As the seasons change, motorists must take steps to safeguard their vehicles, especially when morphing from autumn to winter. Each winter, many vehicles are subjected to sub-zero temperatures, heavy snowfall, and icy roads, and these conditions can take their toll on your vehicle over time. Taking steps now to prepare your vehicles for winter weather is a vital step that can make cars and trucks safer for drivers, passengers, and pedestrians. Here are a few suggestions to get your vehicle winter ready.
Battery. Old batteries should be replaced before winter begins. Without a strong, properly functioning battery, engines cannot turn over. Most batteries last between three and five years. However, extreme cold can compromise batteries, especially those that have been around awhile. Batteries are made up of acid and water, and cold temperatures can freeze the water, thereby affecting your battery’s performance. It’s said that at 32 F (0 C), the average battery loses 35% of its strength.
Newer batteries can be protected by starting the vehicle each day to warm up and recharge the battery. Let the car run for at least ten minutes if you cannot take an extended drive.
Exterior Maintenance. Keeping a car waxed and sealed can help maintain a durable exterior finish. This includes not only the paint, but the rubber and vinyl parts of the car’s exterior. Winter is a good time to switch to a heavy-duty synthetic wax that can shield against water and road salt and act as a barrier. High-quality sealants can be used on bumpers, trim and rubber door seals as added protection. Speak with an automotive retailer or even a car dealership if you are unsure which products will make your car’s parts most durable for winter weather.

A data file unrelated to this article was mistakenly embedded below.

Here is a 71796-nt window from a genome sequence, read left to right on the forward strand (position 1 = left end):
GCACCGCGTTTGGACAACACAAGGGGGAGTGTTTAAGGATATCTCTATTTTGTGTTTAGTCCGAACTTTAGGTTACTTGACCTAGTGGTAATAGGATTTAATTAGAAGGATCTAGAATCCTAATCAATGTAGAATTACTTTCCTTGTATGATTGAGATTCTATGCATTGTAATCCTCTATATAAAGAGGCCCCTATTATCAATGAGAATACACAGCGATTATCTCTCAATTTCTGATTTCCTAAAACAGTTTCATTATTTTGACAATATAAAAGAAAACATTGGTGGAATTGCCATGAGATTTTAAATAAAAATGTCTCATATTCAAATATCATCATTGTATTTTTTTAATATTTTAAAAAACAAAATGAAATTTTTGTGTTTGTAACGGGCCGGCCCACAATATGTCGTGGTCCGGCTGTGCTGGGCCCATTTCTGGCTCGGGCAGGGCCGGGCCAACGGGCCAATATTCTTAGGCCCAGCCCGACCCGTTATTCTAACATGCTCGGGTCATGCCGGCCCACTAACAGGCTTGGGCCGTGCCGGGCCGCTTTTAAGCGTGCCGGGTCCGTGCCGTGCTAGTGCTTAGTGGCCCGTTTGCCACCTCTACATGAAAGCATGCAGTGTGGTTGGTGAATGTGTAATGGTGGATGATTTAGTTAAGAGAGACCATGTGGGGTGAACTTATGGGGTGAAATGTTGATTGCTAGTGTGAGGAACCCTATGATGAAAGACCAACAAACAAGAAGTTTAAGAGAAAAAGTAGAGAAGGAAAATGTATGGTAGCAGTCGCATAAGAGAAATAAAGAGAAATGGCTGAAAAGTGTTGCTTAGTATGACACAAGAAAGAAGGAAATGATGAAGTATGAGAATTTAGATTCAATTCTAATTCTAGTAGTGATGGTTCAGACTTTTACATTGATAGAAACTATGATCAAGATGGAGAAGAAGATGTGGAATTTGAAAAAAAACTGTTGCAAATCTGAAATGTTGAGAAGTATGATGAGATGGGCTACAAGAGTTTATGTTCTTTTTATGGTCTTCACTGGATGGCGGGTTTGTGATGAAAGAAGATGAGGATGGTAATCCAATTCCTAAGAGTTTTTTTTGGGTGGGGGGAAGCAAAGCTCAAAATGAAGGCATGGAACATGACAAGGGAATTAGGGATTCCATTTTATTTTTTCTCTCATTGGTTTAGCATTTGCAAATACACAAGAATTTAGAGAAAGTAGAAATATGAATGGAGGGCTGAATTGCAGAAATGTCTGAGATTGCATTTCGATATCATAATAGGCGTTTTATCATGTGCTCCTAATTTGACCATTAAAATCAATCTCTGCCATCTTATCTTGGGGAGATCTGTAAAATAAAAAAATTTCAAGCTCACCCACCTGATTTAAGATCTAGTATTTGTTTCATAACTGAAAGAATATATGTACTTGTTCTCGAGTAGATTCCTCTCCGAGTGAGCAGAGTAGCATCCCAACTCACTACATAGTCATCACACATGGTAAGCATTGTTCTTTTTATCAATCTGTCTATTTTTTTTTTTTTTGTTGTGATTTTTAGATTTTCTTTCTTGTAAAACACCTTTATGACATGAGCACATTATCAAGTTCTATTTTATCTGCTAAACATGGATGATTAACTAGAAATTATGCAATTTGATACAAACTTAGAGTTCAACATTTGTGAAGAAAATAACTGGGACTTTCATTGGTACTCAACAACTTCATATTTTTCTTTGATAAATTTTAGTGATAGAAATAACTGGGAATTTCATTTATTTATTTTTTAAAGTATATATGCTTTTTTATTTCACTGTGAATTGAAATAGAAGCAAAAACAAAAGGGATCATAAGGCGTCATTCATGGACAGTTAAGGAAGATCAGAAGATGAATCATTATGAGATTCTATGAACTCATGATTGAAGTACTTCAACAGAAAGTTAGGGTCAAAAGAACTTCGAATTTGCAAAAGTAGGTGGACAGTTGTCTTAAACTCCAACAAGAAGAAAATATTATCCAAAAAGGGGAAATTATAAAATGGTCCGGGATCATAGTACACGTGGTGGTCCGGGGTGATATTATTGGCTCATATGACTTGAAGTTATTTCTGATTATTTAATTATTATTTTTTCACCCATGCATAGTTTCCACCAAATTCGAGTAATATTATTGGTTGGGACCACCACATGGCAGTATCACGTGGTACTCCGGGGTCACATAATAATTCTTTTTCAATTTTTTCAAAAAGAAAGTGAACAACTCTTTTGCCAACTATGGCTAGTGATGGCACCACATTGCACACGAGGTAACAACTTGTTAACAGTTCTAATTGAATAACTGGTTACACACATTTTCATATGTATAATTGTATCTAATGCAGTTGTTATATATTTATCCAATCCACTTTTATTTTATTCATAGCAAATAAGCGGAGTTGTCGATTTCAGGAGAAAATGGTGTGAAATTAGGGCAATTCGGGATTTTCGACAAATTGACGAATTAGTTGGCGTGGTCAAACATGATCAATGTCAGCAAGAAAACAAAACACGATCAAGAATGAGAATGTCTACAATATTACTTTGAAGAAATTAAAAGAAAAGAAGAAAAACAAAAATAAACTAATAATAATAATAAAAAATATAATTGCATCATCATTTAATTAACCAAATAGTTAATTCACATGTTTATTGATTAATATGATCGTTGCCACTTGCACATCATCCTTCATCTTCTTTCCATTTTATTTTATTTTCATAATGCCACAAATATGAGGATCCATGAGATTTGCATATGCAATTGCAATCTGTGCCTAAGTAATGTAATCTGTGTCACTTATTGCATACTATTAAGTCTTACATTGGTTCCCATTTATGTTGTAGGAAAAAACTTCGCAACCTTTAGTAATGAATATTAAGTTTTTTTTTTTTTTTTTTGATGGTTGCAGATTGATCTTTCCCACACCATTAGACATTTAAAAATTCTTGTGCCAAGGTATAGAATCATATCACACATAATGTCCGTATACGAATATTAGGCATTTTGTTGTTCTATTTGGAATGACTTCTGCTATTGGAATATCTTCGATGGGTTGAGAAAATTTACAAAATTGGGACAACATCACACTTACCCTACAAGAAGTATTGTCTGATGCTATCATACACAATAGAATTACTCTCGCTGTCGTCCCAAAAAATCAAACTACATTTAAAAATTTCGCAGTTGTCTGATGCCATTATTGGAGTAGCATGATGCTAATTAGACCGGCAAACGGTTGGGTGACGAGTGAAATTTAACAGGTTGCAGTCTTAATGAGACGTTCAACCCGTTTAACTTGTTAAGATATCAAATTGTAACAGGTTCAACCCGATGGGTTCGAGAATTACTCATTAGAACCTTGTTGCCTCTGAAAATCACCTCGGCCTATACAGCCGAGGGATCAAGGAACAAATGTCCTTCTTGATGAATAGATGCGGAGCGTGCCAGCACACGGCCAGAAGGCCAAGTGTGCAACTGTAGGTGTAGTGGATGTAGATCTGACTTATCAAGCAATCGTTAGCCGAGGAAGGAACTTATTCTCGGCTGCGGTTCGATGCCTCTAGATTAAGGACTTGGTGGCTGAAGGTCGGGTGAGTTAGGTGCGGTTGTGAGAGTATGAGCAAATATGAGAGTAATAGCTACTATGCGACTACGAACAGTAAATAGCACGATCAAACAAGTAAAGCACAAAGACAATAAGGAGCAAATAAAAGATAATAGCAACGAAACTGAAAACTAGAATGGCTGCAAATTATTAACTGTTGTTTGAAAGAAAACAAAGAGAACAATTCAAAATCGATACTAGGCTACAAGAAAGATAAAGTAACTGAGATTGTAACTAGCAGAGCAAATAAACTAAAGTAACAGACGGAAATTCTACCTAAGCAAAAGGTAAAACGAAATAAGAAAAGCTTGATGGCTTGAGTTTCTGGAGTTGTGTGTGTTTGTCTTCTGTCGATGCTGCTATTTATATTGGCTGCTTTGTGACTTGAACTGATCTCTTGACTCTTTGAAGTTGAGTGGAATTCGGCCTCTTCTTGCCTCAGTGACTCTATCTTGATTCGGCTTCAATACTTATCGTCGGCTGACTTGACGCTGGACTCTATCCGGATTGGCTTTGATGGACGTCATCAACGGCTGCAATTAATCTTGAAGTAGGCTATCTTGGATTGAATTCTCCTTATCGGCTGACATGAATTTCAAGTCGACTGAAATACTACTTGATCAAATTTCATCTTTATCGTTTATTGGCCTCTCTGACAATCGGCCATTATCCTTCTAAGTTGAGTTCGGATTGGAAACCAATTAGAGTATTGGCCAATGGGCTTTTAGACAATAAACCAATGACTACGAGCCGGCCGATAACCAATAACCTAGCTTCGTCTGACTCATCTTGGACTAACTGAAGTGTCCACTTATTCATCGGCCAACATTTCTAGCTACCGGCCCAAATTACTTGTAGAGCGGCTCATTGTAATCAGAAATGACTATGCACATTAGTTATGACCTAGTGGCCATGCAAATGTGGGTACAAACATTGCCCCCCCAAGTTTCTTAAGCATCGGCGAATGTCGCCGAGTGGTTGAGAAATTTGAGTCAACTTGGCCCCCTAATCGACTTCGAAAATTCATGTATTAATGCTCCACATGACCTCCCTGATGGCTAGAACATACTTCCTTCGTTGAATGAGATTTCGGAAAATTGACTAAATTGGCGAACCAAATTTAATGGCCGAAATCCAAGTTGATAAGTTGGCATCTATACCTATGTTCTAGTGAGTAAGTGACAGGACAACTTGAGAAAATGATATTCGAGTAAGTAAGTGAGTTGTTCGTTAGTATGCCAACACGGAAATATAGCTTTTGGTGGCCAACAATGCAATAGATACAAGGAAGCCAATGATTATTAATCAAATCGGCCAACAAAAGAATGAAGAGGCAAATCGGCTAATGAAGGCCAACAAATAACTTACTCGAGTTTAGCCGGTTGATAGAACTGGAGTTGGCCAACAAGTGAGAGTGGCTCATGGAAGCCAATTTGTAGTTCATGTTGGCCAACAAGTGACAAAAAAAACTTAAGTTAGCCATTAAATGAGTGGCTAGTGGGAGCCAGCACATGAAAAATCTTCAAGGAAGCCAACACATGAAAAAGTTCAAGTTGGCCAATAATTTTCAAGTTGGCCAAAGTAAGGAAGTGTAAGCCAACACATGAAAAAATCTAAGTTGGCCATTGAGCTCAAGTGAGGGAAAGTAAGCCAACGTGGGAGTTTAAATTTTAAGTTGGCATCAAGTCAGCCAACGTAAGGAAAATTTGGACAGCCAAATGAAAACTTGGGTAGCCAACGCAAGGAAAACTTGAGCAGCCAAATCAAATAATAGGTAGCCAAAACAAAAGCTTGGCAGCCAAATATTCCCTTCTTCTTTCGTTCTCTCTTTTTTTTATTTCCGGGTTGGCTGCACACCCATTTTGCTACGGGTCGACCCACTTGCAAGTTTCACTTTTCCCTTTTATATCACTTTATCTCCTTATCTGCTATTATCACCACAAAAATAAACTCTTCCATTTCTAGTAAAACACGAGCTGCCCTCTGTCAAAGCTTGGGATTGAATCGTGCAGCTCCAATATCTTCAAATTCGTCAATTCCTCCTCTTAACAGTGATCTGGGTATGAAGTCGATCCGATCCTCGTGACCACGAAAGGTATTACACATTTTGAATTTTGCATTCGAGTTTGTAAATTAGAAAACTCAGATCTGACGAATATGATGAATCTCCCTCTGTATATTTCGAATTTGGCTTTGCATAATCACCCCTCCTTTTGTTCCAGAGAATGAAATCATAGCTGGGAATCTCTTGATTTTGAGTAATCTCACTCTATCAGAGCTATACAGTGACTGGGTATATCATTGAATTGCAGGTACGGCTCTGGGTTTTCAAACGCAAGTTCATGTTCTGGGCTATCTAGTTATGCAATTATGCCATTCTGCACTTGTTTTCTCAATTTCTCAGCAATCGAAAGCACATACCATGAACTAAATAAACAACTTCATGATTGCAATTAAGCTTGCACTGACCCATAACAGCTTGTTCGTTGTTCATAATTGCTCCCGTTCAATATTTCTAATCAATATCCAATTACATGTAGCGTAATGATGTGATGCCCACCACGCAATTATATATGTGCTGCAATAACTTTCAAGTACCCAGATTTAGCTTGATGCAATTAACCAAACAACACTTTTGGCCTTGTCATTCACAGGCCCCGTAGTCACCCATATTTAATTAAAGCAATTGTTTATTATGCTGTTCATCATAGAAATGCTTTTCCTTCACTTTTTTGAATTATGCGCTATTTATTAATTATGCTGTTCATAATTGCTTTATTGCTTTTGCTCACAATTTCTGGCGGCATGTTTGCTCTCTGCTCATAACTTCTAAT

Don’t let the cold weather stop you from washing your car. Slushy, wet roads and snow melting salts can speed up the formation of rust and other decay on the undercarriage of the vehicle. These materials will need to be periodically cleaned off. Flush the underside of the vehicle whenever possible, taking advantage of any dry, slightly warmer day.
Tire Pressure. According to some automotive experts, vehicle tires lose a pound of air pressure for every 10-degree drop in temperature. Many modern cars will alert you to changes in air pressure, and drivers should be diligent in maintaining the proper tire pressure. Handling ability and fuel economy can decline when tires are not inflated properly. For a small fee, you can refill your tires at your local gas station.
Wipers. Visibility is key in hazardous weather conditions, so keeping the windshield clean is a priority. This means making sure there is enough winter windshield fluid in the car. There are several kinds, but you want the one that will not freeze during winter. Wiper blades can freeze and crack in the winter, and older blades may be more susceptible to damage. It’s a worthy investment to replace existing wiper blades at the onset of each winter season. When vehicles are parked, pull the wipers off of the windshield to safeguard them from sticking and cracking.
Cold weather requires drivers to amp up their vehicle maintenance routines. Talk to your mechanic or automotive retailer for more ideas and products that can help your vehicles operate safely and efficiently this winter. Safe driving.